Profit Centres

In recent years, there has been a tendency for organizations to grow in size, and the problem of control which this growth has created has encouraged the devolution of Publisherity in large organizations by the creation of organizational structures based upon the concept of 'divisions'. The rationale underlying this process of decentralization is founded on the belief that divisionalization enhances overall corporate profitability. Several reasons are adduced for this belief. Firstly, the responsibility for decision making is transferred to executives who are 'on the spot', and who are directly concerned with the particular problems of manufacturing and marketing divisional products. Hence, they are able to devote all their energies to these problems, whereas under systems of centralized control, top management is able to devote less time to the problems of individual divisions. Secondly, it is considered that the greater degree of freedom enjoyed by divisional executives increases their motivation towards the attainment of organizational goals, and in particular the profit goal. Thirdly, the opportunity which divisionalization affords of using accounting information to measure the contribution of each division towards the profit goal, also reveals areas of weakness and may suggest possibilities for profit improvement. Finally, the decentralization of the decision-making process provides a training ground for managers as they progress successively through the organization to higher levels of responsibility.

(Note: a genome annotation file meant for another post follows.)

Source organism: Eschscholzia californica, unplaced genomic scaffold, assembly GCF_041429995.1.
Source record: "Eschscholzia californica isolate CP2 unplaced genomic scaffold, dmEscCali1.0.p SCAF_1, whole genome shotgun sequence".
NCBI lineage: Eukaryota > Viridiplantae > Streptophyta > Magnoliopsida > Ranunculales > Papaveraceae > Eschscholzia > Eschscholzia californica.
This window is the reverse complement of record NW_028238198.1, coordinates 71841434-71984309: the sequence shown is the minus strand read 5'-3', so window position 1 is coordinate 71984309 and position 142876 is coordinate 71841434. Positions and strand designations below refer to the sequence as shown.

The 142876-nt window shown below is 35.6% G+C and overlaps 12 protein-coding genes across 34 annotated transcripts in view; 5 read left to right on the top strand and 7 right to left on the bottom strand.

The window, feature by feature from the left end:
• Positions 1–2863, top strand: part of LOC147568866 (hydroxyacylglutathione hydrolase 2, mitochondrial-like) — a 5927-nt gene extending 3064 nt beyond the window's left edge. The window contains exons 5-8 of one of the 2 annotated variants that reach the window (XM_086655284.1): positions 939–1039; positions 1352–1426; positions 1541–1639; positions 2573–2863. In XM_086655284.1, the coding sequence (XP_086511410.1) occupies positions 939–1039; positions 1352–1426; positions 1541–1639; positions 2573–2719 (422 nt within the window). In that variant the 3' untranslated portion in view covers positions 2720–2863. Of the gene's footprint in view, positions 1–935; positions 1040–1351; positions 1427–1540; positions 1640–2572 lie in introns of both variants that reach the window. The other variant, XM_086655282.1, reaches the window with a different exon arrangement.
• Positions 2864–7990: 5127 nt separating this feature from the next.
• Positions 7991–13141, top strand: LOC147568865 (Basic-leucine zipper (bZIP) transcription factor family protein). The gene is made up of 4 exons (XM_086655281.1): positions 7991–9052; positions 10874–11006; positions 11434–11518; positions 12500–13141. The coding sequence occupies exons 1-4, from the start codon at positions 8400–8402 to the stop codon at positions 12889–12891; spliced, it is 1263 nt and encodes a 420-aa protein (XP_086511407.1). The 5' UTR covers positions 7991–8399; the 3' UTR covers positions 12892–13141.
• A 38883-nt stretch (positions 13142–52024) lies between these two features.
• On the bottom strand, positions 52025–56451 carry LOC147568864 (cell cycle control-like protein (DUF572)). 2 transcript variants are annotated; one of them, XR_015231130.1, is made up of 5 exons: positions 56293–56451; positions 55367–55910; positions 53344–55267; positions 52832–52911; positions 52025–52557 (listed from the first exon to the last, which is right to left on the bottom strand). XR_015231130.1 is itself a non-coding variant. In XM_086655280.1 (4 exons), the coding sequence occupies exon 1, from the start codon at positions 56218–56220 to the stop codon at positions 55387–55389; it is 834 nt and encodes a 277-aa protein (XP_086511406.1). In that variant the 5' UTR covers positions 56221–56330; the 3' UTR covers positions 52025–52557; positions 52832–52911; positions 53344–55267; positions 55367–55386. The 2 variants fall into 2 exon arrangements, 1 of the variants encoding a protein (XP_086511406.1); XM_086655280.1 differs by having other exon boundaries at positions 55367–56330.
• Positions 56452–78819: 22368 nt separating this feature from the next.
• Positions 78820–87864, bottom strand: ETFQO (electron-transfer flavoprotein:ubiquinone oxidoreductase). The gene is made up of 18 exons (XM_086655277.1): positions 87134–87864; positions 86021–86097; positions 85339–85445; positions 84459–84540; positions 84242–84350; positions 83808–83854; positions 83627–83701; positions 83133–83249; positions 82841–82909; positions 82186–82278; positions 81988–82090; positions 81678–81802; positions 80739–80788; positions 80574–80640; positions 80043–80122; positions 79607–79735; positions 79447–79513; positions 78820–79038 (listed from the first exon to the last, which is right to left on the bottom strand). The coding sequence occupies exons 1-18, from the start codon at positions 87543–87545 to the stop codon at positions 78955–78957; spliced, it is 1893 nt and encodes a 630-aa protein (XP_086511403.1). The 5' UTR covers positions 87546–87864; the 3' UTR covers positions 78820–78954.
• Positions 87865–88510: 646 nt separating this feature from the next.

Conventional accounting measurements of performance, such as the return on capital employed, may serve a useful purpose in evaluating the financial performance of individual divisions, where they are completely independent of each other. Where, however, the activities of individual divisions are inter-related, so that the output of one division provides a substantial part of the input of another division, the usefulness of conventional accounting measurements of financial performance is less clear. Under these circumstances, there is a need to establish a price for transferring these so-called intermediate products between the divisions, and this price will clearly affect their profits.


Learn More About Transfer Pricing in 2015

Read on: Expense Centres

An expense centre may be defined as a responsibility centre in which the manager has no control over revenue but is able to control expenditure. It will be recalled that we drew a distinction between the accumulation of costs for product costing purposes and for control purposes. In product costing, we noted that costs are first allocated and apportioned to service departments and production departments; next, that service department costs are apportioned to the production departments; finally, overhead recovery rates are computed to enable overhead costs to be absorbed into product costs. Since... see: Expense Centres